This is the first in a series of ten posts which will take us up to the date of publication of my new book Paranormal Warwickshire, out from Amberley Publishing on 15th November. This richly illustrated compilation of strange tales from Shakespeare’s county can be pre-ordered now from all online bookstores, and from Warwick Books and Kenilworth Books.
Today let me take you to Guy’s Cliffe, Warwick. This poignant and atmospheric ruined mansion is the first place local people think of when I speak to them about my book. “Have you included Guy’s Cliffe?” they ask. I reply, “Yes – the first chapter is devoted to it. I took a tour with the custodian Adrian King and have recorded many of his stories.”
Here’s an extract.
Guy’s Cliffe, Warwick
Leave not the mansion so long tenantless
Lest, growing ruinous, the building fall
And leave no memory of what it was!
Two Gentlemen of Verona, Act 5, Scene 4
What could be more poignant than a great house, surmounting a cliff, abandoned and desolate? Clinging to a cliff alongside the river Avon north of Warwick, you may find the ruins of just such a mansion.
Many stories linger within these imposing ruins and their environs. As you wander around you may wish to climb those gaping staircases, or gaze at the view down the Avon, beyond the Saxon Mill to Milverton Hill from those stone balconies; or imagine you see a shadowy figure flit past that empty window-frame.
Adrian King, the present Custodian of Guy’s Cliffe, told me: “Years ago, my father told me a story, which first drew me to this estate. He said that whilst standing on the bridge further down the river at the Saxon Mill, looking toward Guy’s Cliffe, he noticed a woman standing on one of those high balconies. He said ‘she had a green aura around her’. Then to his horror she threw herself off the balcony down onto the ground.”
This story piqued Adrian’s interest and he began to research the history of Guy’s Cliffe. Years later he took up an appointment as custodian there.
The known story of the estate spans ten centuries. Well before any structures existed here, Christian hermits were attracted to the caves by the mystical qualities of this location. 16th century historians described the area as an idyllic glade with many clear springs above a steep rock full of caves….washed at the bottom by a crystal river.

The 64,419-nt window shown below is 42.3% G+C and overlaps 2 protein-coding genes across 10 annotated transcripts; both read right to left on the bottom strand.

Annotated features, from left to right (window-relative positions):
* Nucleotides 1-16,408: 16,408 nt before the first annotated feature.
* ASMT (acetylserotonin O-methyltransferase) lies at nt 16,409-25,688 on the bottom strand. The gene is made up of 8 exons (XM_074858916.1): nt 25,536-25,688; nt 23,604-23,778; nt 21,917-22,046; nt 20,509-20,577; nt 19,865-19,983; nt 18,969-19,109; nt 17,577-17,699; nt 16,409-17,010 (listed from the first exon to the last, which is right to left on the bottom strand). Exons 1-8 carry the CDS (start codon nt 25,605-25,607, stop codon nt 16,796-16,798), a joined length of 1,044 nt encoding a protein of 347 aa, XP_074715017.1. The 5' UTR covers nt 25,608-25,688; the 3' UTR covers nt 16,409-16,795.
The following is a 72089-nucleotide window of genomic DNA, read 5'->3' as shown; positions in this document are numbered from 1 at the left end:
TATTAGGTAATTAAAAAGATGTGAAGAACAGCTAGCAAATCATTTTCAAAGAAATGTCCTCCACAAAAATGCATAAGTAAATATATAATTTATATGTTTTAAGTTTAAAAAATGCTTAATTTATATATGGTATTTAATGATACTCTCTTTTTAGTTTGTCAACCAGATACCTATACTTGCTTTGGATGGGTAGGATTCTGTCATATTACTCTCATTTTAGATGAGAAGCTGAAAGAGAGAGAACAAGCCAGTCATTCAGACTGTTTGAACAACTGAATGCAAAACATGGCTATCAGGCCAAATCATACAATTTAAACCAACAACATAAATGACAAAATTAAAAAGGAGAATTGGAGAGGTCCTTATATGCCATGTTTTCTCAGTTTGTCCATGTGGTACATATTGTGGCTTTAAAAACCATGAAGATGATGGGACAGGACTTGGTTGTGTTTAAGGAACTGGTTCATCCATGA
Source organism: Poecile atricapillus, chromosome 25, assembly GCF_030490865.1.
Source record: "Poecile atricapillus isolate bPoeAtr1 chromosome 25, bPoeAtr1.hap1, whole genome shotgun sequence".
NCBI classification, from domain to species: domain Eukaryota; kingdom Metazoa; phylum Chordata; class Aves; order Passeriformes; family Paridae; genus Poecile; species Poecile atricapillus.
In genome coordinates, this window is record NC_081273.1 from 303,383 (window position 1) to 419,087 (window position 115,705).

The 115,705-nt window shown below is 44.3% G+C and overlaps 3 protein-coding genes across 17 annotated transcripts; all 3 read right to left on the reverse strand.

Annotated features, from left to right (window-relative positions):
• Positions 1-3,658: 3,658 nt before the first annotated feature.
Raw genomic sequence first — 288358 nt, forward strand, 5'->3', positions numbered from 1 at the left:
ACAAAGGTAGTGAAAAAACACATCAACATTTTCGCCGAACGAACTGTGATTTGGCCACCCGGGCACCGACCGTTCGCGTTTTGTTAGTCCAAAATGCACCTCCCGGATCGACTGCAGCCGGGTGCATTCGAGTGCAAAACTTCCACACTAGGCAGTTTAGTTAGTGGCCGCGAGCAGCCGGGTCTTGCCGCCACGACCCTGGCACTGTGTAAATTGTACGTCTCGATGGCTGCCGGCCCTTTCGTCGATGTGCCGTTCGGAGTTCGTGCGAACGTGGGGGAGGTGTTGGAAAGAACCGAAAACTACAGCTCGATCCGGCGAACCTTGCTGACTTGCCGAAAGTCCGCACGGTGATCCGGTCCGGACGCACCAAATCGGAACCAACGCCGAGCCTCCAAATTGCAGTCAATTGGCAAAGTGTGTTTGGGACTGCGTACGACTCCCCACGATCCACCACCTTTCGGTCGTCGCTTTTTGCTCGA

Even before those hermits, it is probable that ancient Celtic people would have come here.
“Water has a strong influence on this place,” says Adrian. “The attraction would have been not only rock – a wooded area with caverns in it – but springs as well. Those two aspects alone, rock and water, are spiritual; they would lend a reverence to the place. Very early on, a spring would have been attributed to a deity. The Romans came along and they melded their gods with the local deities, and so forth.”
Adrian feels sure that people from the very distant past knew where to find centres of energy, or sites that you would consider sacred.
“They seemed to home in on them.”
He believes that the stone or rock here, and the water, work together rather like a battery. The stone tape theory proposes that stone possesses a certain unique property whereby human events and emotions are imprinted upon it and will later replay.Paranormal Warwickshire by SC Skillman, pub. Amberley, 15 Nov 2020
Adrian goes on to share many of the curious anecdotes associated with Guy’s Cliffe, and the strange events visitors continue to experience, right up to the present day.
To find out more about the history of this fascinating place, and about the many strange stories that cling to the house and estate, preorder Paranormal Warwickshire here.